IMC 2009: Sessions

Session 715: Unorthodox Beings, II: Inhabiting Liminal Moments and Spaces

Tuesday 14 July 2009, 14.15-15.45

Sponsor:Monsters: The Experimental Association for the Research of Cryptozoology through Scholarly Theory And Practical Application (MEARCSTAPA) / Glasgow Centre for Medieval & Renaissance Studies, University of Glasgow
Organiser:Asa S. Mittman, Department of Art & Art History, California State University, Chico
Moderator/Chair:Asa S. Mittman, Department of Art & Art History, California State University, Chico
Paper 715-aTorture and Orthodoxy in Late Medieval Hagiography
(Language: English)
Larissa C. Tracy, Department of English & Modern Languages, Longwood University, Virginia
Index terms: Crusades, Language and Literature - Middle English, Language and Literature - Spanish or Portuguese, Law
Paper 715-b'The door immediately gave way': Heroes, Monsters, and the 'Contested Doorway' in Beowulf and Medieval Northern Literature
(Language: English)
Justin Noetzel, Department of English, Saint Louis University, Missouri
Index terms: Historiography - Modern Scholarship, Language and Literature - Old English, Language and Literature - Scandinavian, Social History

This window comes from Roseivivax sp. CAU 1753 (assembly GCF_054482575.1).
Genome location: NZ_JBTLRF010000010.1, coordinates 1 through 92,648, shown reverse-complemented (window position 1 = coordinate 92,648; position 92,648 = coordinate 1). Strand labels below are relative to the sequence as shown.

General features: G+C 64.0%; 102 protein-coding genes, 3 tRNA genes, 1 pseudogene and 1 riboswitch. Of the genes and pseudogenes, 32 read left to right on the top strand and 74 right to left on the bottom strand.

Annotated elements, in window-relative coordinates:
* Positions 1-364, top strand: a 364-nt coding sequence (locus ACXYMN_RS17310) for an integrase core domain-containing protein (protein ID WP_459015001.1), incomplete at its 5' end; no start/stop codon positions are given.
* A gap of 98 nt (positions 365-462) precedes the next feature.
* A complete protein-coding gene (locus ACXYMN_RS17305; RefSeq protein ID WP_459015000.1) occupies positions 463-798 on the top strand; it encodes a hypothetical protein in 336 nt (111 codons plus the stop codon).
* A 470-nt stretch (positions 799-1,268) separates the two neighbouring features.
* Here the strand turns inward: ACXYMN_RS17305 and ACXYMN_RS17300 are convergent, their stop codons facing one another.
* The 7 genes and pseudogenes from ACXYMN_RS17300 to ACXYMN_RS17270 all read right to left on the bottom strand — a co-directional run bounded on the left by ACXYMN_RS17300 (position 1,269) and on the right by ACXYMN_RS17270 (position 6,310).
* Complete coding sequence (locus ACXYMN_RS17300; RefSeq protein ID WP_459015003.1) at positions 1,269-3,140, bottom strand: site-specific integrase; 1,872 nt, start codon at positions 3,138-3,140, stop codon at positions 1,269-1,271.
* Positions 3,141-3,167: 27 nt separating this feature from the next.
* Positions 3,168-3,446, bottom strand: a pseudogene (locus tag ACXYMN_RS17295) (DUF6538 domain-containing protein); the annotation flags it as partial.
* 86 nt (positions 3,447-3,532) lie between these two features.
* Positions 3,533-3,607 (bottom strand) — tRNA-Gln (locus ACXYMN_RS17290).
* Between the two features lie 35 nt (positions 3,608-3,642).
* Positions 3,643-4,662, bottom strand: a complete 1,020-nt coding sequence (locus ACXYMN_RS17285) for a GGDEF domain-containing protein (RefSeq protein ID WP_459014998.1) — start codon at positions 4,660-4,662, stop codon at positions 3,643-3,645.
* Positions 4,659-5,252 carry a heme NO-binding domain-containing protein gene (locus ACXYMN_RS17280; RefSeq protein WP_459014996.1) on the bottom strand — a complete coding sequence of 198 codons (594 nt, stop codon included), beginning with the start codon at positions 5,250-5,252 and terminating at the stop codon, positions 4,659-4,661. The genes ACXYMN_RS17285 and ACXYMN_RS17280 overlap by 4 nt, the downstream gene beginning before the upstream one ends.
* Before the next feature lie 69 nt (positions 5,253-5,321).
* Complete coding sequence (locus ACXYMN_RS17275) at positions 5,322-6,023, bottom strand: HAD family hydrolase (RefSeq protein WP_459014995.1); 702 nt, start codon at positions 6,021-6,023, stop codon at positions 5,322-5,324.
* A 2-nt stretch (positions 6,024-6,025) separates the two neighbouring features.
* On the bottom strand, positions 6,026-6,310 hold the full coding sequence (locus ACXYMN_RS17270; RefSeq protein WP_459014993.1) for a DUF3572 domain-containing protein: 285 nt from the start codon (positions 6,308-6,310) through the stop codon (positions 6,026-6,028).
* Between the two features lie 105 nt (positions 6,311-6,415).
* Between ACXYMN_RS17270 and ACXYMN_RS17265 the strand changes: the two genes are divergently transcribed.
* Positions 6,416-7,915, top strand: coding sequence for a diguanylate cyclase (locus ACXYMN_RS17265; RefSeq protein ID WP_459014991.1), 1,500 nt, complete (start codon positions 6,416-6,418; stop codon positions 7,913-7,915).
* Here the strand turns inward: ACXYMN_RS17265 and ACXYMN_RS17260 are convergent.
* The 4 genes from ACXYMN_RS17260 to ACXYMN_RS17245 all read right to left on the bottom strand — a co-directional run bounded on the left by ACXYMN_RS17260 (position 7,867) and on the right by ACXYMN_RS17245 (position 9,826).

Paper 715-cTeratology and Gynaecology: Menstrual Fluid and Monsters in Pseudo Albertus Magnus's De secretis mulierum
(Language: English)
Sarah Alison Miller, Department of Classics, Duquesne University, Pennsylvania
Index terms: Language and Literature - Latin, Medicine, Sexuality, Women's Studies
Abstract

Monstrosity thrives at interstices, in the spaces and moments in time that are neither quiet here nor there. These papers examine the fraught status of the liminal in the Middle Ages, looking at doorways as sights of danger, at the spaces between the text and the image and the margin of a manuscript as a location of great possibility, and, with great seriousness, at the moment torture transforms the human body. They will establish the power of the in-between, and of the process of becoming. These marginal notions were central in the process of the formation of a cultural identity for their creators and practitioners.